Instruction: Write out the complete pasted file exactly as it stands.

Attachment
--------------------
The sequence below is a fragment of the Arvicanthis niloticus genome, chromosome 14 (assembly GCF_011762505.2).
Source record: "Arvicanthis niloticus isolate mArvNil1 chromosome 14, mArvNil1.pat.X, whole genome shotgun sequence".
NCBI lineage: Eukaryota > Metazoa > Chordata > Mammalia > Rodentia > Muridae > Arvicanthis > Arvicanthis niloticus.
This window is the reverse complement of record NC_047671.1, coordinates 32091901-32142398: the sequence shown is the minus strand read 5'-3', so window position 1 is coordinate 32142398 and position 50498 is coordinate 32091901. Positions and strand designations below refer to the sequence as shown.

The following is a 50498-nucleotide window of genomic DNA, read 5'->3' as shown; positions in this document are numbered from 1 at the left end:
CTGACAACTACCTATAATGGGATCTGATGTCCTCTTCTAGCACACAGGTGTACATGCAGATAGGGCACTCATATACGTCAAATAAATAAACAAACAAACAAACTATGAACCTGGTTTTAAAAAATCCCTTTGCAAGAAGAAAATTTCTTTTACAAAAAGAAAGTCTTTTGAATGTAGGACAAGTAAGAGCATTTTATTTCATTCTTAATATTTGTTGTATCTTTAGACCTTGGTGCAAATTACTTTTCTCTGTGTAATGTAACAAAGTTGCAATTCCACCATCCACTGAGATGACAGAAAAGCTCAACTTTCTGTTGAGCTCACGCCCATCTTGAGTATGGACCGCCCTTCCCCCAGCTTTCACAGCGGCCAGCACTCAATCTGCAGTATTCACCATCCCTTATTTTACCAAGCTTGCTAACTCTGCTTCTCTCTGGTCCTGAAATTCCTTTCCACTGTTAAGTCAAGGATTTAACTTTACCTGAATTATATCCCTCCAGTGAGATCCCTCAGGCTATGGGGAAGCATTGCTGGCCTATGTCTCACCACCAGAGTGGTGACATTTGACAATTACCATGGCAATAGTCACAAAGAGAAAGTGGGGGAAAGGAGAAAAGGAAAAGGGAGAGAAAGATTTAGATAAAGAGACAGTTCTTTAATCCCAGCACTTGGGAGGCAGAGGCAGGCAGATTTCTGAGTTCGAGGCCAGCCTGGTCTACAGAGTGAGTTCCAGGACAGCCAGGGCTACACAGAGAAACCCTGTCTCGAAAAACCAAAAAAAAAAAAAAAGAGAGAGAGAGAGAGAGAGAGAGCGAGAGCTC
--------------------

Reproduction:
The sequence below is a fragment of the Arvicanthis niloticus genome, chromosome 14 (assembly GCF_011762505.2).
Source record: "Arvicanthis niloticus isolate mArvNil1 chromosome 14, mArvNil1.pat.X, whole genome shotgun sequence".
NCBI lineage: Eukaryota > Metazoa > Chordata > Mammalia > Rodentia > Muridae > Arvicanthis > Arvicanthis niloticus.
This window is the reverse complement of record NC_047671.1, coordinates 32091901-32142398: the sequence shown is the minus strand read 5'-3', so window position 1 is coordinate 32142398 and position 50498 is coordinate 32091901. Positions and strand designations below refer to the sequence as shown.

The following is a 50498-nucleotide window of genomic DNA, read 5'->3' as shown; positions in this document are numbered from 1 at the left end:
CTGACAACTACCTATAATGGGATCTGATGTCCTCTTCTAGCACACAGGTGTACATGCAGATAGGGCACTCATATACGTCAAATAAATAAACAAACAAACAAACTATGAACCTGGTTTTAAAAAATCCCTTTGCAAGAAGAAAATTTCTTTTACAAAAAGAAAGTCTTTTGAATGTAGGACAAGTAAGAGCATTTTATTTCATTCTTAATATTTGTTGTATCTTTAGACCTTGGTGCAAATTACTTTTCTCTGTGTAATGTAACAAAGTTGCAATTCCACCATCCACTGAGATGACAGAAAAGCTCAACTTTCTGTTGAGCTCACGCCCATCTTGAGTATGGACCGCCCTTCCCCCAGCTTTCACAGCGGCCAGCACTCAATCTGCAGTATTCACCATCCCTTATTTTACCAAGCTTGCTAACTCTGCTTCTCTCTGGTCCTGAAATTCCTTTCCACTGTTAAGTCAAGGATTTAACTTTACCTGAATTATATCCCTCCAGTGAGATCCCTCAGGCTATGGGGAAGCATTGCTGGCCTATGTCTCACCACCAGAGTGGTGACATTTGACAATTACCATGGCAATAGTCACAAAGAGAAAGTGGGGGAAAGGAGAAAAGGAAAAGGGAGAGAAAGATTTAGATAAAGAGACAGTTCTTTAATCCCAGCACTTGGGAGGCAGAGGCAGGCAGATTTCTGAGTTCGAGGCCAGCCTGGTCTACAGAGTGAGTTCCAGGACAGCCAGGGCTACACAGAGAAACCCTGTCTCGAAAAACCAAAAAAAAAAAAAAAGAGAGAGAGAGAGAGAGAGAGAGCGAGAGCTC